So the big day has arrived. Hopefully the promoter or venue has advanced with you the set times and whether or not there will be an equipment share. Also youll need to know where to load in and what time to load in. If all that information was given then simply follow instructions. I know it sounds easy but you’d be surprised how often its made more difficult than it needs to be. Get to know your bar tenders and if the owner of the venue is there introduce yourself. Grab a good spot for merch. Some shows give you a spot others tell you to set up wherever. I generally go with the set up wherever method. Cool merch stands are always fun. I know its costly so its hard to start out with a cool merch stand but if you start making some money or have sponsors its an eye catcher to have lights and fun merch. I’d for sure mingle with the other bands on the bill and if there’s a national act that’s not in a green room talk to them as much as possible and get advice. If you annoy them then that’s on them, be a sponge and soak up the knowledge. As for the local guys, you could easily come out of the show with new friends and possibly even a gig or two. If your playing in Harrisburg and there’s bands from other states offer gig swaps, say “hey we want to your area, we’d love to put you on a show in our hometown if we can play down with you guys”. Here is an important one too. If you did do ticket sales, try to have the money and tickets ready when you arrive. If you have people coming then explain that. Many venues and promoters will expect you to hand them the money before you put any equipment on stage. I generally like to settle up before you go on stage. By then you should have everything taken care of. I’ll sometimes do it after your set but as a promoter I (and i’m sure others) get nervous because we have all had bands skip out on them before. That’s a good bit of advice, never skip out on the promoter. Unless your on the phone that night calling and apologizing and offering to bring the money and extra tickets to them don’t do it. You will be blackballed. If you sold no tickets make sure to give em the remaining tickets back. Some venues pay taxes on that kind of thing so they need to account for all tickets printed. There’s more that goes into these things behind the scenes that many people and bands don’t always understand. Which is fine because they don’t have to deal with it but just know that if your asked for all tickets back or some other request there is a reason for it.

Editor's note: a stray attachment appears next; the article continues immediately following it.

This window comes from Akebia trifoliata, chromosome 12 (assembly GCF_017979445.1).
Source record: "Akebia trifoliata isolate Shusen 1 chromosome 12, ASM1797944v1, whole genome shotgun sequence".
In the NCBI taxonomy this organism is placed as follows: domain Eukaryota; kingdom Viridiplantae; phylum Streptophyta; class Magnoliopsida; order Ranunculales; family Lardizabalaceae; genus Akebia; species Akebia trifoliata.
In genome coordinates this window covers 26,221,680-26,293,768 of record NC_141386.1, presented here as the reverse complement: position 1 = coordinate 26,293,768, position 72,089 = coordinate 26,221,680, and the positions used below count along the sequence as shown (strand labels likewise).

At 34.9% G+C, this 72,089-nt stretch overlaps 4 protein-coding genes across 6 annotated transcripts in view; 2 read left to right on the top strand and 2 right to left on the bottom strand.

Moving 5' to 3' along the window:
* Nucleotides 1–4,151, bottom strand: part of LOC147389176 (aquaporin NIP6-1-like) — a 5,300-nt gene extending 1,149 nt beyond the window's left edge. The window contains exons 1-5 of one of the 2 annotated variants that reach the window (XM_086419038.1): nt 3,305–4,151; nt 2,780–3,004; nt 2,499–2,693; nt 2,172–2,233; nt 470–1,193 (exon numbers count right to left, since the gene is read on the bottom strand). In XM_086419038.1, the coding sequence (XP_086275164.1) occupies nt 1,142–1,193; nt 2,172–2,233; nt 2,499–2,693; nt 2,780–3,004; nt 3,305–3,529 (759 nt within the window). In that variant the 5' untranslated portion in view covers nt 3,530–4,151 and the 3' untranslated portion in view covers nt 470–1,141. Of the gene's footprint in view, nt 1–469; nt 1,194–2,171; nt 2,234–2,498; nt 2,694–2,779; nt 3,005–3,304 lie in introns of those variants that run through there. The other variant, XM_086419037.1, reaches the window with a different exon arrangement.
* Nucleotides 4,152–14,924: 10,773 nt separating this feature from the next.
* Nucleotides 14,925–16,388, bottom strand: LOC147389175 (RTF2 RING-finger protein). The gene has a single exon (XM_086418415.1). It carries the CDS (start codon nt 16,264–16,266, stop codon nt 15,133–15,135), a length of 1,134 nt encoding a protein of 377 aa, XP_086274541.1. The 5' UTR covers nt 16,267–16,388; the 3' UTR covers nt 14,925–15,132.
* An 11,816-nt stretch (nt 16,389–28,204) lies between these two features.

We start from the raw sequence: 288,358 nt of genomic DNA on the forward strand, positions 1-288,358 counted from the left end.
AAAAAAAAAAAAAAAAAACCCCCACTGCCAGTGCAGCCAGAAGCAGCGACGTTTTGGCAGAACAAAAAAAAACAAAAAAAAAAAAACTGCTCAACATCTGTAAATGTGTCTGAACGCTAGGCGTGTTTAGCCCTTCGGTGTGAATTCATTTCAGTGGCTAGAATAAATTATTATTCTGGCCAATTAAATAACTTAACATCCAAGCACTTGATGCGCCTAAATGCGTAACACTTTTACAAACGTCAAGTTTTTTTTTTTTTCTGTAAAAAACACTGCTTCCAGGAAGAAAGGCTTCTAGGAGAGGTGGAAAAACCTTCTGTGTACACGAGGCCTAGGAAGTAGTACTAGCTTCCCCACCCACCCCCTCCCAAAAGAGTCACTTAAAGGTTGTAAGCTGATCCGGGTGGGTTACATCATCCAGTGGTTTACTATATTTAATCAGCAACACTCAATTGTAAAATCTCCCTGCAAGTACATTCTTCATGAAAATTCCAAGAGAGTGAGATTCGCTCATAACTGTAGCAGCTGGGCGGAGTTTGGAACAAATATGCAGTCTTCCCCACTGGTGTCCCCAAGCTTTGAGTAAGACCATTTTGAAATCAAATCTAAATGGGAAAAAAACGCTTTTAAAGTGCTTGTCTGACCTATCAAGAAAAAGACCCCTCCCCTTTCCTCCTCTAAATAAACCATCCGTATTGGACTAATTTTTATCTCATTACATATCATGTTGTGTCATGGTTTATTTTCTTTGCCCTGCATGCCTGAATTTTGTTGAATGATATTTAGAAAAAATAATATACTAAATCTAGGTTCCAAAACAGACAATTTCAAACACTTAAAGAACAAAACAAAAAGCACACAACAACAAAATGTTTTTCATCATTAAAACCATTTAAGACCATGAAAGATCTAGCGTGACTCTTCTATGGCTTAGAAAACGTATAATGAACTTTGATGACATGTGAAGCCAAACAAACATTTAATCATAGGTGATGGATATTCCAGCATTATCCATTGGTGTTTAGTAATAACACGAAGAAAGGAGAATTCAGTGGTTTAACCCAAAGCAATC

Now that your confused lets go over a few do’s and don’t’s from this Section:
DON’TS: 01. If you cannot move 20 tickets you might need some more time. If you have 5 people in your band that is a mere 4 tickets a member. 02. Don’t tell the venue and promoter you “Have people coming” because you probably don’t. 03. Don’t take shows if you don’t like the ticket deal, they aren’t all great. 04. Don’t do pay to play. (this is subjective but I’m putting it under don’ts) 05. Don’t tell your fans to “Just go online” and buy tickets. 06. Don’t lie about your ticket counts, Never show up with less than you said.
DO’S: 01. Use Social media to your advantage. Mini Paid ads, Have every band member invite 500 people to the event (it takes 10 minutes) 02. Get on the street and promote your band, go to shows and support other artists 03. If you have a big show coming up go to the venue for a show prior to yours and mingle. 04. Flyer, put them everywhere, At the venue, sheetz, the mall, hot topics, tattoo shops and anywhere that will allow it.